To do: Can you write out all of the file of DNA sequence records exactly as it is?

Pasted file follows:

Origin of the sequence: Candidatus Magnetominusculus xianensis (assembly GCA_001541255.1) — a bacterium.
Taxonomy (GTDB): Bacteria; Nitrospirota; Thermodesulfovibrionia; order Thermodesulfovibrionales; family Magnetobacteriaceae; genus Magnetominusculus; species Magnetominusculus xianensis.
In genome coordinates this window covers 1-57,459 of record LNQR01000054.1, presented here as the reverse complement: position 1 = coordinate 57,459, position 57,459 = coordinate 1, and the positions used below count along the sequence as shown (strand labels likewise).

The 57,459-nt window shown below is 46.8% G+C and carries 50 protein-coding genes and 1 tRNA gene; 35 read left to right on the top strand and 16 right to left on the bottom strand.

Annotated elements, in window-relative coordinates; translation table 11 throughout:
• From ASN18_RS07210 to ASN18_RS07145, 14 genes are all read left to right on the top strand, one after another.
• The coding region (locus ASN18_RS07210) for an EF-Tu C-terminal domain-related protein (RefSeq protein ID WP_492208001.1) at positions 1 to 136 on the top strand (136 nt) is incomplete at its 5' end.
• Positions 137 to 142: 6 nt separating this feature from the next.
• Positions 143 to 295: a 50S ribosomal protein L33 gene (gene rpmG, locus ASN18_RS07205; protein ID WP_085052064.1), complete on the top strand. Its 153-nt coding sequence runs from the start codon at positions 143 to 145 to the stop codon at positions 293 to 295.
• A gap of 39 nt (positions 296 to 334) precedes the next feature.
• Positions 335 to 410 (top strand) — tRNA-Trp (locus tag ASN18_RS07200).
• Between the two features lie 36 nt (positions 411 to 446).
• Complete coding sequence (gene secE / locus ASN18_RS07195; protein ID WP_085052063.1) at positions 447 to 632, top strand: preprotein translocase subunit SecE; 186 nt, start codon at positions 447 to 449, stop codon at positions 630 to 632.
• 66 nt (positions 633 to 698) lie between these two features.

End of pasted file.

Origin of the sequence: Candidatus Magnetominusculus xianensis (assembly GCA_001541255.1) — a bacterium.
Taxonomy (GTDB): Bacteria; Nitrospirota; Thermodesulfovibrionia; order Thermodesulfovibrionales; family Magnetobacteriaceae; genus Magnetominusculus; species Magnetominusculus xianensis.
In genome coordinates this window covers 1-57,459 of record LNQR01000054.1, presented here as the reverse complement: position 1 = coordinate 57,459, position 57,459 = coordinate 1, and the positions used below count along the sequence as shown (strand labels likewise).

The 57,459-nt window shown below is 46.8% G+C and carries 50 protein-coding genes and 1 tRNA gene; 35 read left to right on the top strand and 16 right to left on the bottom strand.

Annotated elements, in window-relative coordinates; translation table 11 throughout:
• From ASN18_RS07210 to ASN18_RS07145, 14 genes are all read left to right on the top strand, one after another.
• The coding region (locus ASN18_RS07210) for an EF-Tu C-terminal domain-related protein (RefSeq protein ID WP_492208001.1) at positions 1 to 136 on the top strand (136 nt) is incomplete at its 5' end.
• Positions 137 to 142: 6 nt separating this feature from the next.
• Positions 143 to 295: a 50S ribosomal protein L33 gene (gene rpmG, locus ASN18_RS07205; protein ID WP_085052064.1), complete on the top strand. Its 153-nt coding sequence runs from the start codon at positions 143 to 145 to the stop codon at positions 293 to 295.
• A gap of 39 nt (positions 296 to 334) precedes the next feature.
• Positions 335 to 410 (top strand) — tRNA-Trp (locus tag ASN18_RS07200).
• Between the two features lie 36 nt (positions 411 to 446).
• Complete coding sequence (gene secE / locus ASN18_RS07195; protein ID WP_085052063.1) at positions 447 to 632, top strand: preprotein translocase subunit SecE; 186 nt, start codon at positions 447 to 449, stop codon at positions 630 to 632.
• 66 nt (positions 633 to 698) lie between these two features.